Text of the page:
For somewhere to eat during the day, Mercato Testaccio is an essential  destination. Fruit and produce vendors offer fresh, local ingredients, and at stalls selling some of the area’s best street food, chefs channel the market’s historic roots into their reinvented Roman cuisine. If you dig a little deeper, you’ll also find some of Rome’s best Sicilian flavours.

There’s more sandwich action at Mordi e Vai, with panini crammed with an ever-changing range of fillings. Mainstream flavours include spicy salsiccia (sausage) or polpette (meatballs) in a rich tomato sauce, both best enjoyed when the hearty fillings soak through Mordi e Vai’s crisp ciabatta buns. Traditional cucina Romana is expressed through more challenging fillings like coratella e carciofi (a robust mix of heart, lung and artichoke) and the classic flavours of trippa alla Romana (Roman-style tripe), cooked slowly to a creamy texture capable of converting even the most ardent of tripe sceptics.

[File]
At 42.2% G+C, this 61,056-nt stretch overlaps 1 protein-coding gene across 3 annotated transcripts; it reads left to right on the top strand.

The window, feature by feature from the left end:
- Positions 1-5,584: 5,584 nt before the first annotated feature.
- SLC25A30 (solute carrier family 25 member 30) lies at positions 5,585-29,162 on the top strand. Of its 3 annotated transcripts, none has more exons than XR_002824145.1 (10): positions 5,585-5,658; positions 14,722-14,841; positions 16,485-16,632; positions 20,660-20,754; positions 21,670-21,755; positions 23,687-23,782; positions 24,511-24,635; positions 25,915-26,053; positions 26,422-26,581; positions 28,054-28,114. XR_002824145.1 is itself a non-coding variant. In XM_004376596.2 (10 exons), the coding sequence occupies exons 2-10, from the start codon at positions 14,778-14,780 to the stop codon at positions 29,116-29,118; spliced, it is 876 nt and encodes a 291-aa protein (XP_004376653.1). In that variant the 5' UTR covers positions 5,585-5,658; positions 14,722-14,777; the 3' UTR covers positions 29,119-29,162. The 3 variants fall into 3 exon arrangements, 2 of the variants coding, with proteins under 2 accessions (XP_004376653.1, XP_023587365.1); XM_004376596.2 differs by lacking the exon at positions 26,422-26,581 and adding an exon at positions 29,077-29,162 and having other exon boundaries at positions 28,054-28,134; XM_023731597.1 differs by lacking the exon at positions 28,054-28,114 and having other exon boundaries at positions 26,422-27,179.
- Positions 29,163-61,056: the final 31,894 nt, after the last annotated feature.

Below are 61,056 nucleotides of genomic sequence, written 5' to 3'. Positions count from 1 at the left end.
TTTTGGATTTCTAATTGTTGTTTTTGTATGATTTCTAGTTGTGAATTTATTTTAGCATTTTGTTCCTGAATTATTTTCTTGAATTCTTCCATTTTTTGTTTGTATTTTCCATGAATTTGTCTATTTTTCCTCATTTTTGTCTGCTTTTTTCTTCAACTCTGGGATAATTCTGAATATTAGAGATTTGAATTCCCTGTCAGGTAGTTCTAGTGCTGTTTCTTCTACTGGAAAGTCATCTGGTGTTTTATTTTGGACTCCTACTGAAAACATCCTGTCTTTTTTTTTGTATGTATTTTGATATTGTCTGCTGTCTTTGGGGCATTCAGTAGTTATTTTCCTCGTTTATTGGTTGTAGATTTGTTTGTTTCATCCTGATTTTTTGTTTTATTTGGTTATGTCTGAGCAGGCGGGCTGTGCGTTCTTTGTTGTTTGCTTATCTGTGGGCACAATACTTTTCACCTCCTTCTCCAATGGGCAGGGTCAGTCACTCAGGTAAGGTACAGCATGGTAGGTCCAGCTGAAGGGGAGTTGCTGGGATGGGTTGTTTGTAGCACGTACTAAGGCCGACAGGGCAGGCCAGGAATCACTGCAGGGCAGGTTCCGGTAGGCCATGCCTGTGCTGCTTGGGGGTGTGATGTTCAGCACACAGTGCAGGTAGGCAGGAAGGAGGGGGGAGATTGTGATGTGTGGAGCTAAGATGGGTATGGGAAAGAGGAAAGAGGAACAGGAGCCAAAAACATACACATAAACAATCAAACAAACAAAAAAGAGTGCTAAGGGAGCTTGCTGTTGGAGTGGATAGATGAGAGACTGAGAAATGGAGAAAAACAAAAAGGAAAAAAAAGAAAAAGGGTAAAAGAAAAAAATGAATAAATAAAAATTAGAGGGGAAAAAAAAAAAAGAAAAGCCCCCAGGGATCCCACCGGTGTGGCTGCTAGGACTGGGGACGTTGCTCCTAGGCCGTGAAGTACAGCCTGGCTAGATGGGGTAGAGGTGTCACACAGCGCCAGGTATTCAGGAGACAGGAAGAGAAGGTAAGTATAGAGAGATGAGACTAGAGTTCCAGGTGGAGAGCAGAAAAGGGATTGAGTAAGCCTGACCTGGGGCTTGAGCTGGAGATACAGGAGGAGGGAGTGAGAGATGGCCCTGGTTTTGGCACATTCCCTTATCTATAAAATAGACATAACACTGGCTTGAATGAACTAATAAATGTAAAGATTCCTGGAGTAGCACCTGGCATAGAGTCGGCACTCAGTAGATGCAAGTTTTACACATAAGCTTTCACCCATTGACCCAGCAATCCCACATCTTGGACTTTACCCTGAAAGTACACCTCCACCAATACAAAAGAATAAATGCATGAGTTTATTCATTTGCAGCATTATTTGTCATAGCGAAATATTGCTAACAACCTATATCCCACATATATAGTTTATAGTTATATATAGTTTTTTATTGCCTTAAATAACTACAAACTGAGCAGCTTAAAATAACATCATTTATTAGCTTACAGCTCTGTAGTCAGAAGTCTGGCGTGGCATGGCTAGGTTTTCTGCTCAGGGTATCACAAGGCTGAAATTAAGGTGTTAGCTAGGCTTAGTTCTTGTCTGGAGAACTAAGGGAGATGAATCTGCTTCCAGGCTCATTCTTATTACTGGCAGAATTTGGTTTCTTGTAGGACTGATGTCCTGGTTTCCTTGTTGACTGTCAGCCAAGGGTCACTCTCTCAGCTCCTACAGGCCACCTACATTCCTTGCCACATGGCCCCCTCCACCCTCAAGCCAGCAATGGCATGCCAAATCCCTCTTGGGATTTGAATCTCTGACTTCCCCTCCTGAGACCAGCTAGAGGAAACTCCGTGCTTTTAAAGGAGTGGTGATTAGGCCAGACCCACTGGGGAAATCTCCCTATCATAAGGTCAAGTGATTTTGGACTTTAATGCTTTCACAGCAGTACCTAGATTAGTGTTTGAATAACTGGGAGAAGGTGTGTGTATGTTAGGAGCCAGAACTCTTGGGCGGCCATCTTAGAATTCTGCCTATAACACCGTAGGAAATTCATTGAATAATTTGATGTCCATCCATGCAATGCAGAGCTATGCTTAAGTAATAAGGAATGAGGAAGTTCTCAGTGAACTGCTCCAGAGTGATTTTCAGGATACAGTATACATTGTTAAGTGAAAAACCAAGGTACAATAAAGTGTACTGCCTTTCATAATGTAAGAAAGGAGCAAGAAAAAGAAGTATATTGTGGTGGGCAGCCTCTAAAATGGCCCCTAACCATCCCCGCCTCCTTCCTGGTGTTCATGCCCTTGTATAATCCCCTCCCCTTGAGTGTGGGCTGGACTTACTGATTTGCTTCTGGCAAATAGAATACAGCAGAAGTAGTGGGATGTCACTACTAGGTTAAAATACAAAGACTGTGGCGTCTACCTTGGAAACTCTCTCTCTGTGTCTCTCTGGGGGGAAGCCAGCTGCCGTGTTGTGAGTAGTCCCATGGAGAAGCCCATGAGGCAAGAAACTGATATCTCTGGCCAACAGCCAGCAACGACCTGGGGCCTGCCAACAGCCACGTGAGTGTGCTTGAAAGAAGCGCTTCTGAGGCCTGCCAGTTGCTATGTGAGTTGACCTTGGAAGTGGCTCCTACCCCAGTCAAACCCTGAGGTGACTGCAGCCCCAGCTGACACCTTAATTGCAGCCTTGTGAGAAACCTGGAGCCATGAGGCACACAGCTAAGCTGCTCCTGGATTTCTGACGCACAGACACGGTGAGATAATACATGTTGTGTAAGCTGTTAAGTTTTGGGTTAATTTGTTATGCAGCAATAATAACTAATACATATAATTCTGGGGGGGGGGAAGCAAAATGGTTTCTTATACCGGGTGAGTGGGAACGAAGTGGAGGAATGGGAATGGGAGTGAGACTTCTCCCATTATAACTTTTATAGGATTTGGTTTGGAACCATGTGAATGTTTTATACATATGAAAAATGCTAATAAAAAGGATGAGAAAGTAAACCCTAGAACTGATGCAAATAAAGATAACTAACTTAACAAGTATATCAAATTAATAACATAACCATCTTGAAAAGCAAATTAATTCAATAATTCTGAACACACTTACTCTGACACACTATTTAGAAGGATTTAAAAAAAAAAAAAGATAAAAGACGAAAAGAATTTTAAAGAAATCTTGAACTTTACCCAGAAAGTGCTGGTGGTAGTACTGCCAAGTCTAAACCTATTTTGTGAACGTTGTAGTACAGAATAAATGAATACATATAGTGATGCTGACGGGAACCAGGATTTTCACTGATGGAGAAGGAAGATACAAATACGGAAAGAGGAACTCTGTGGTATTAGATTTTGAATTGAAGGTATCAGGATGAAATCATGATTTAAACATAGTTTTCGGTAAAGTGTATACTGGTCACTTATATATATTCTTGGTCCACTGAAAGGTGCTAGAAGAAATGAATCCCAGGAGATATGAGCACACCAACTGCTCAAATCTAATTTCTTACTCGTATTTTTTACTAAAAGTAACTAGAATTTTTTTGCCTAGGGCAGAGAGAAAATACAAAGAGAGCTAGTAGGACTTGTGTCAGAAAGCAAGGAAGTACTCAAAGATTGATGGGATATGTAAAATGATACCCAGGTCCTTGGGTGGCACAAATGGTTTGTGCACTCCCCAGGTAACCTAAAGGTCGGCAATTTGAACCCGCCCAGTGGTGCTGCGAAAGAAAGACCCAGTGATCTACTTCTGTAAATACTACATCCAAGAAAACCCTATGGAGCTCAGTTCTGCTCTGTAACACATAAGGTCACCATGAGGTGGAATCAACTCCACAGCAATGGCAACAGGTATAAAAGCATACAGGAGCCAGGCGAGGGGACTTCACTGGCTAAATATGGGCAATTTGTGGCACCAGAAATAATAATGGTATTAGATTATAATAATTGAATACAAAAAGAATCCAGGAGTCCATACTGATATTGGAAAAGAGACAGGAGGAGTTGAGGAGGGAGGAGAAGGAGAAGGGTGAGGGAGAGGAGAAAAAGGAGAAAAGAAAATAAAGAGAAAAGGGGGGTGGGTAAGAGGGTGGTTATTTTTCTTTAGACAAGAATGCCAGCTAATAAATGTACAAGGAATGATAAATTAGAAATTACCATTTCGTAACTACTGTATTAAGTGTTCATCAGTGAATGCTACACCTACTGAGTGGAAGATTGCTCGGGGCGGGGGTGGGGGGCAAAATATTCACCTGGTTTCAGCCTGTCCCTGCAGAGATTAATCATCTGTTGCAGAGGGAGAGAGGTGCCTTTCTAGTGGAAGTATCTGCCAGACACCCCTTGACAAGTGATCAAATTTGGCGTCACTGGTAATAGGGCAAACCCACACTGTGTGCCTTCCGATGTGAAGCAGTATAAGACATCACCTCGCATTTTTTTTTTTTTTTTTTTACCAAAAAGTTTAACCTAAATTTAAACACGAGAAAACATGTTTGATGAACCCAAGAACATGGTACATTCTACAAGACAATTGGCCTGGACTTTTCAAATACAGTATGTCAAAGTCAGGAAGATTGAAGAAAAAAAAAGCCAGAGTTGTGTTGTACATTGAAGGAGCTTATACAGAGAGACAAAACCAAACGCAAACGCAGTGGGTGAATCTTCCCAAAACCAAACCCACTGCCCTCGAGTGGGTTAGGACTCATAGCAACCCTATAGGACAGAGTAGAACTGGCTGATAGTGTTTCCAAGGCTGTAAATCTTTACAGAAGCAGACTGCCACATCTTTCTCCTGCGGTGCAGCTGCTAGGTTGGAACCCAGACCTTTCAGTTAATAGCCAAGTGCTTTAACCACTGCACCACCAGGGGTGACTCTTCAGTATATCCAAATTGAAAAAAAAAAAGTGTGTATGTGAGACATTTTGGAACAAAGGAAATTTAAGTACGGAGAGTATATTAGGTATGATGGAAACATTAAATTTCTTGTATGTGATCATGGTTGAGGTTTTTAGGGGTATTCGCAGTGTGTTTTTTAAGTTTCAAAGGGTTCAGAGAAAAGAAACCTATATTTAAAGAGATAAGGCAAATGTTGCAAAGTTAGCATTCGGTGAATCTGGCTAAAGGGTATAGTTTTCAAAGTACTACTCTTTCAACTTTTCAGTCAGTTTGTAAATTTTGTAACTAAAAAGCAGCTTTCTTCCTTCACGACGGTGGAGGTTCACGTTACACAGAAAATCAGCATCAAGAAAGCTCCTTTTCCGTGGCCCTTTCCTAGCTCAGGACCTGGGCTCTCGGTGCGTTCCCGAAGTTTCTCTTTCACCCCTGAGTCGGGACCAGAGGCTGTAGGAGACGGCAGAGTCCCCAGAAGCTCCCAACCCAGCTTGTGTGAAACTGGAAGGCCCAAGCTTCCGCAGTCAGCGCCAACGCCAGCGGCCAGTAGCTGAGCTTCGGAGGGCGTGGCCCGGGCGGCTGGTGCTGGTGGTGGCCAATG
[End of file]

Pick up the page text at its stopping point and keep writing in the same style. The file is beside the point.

Elsewhere in the market, it’s Rome’s classic pizza alla palla that receives a contemporary makeover. Traditionally baked in a rectangular shape, cut off in slabs and sold by weight, CasaManco’s versions, crafted by husband and wife team Andrea Salabe and Paola Manco, have assumed cult status in Rome since they launched in 2017. Served on rustic wooden platters and more akin to a crispy-based flatbread, the pizzas feature traditional combinations like prosciutto and fig or anchovy and zucchini flowers as well as the elaborate but balanced blend of mortadella sausage, ricotta, Sicilian blood orange and honey. Fruity prosecco is available at an adjacent stall for just AU$3 a glass. The Sicilian theme is reinforced nearby at Emporio di Sicilia’s market counter overflowing with the best of flavours from Italy’s southernmost province.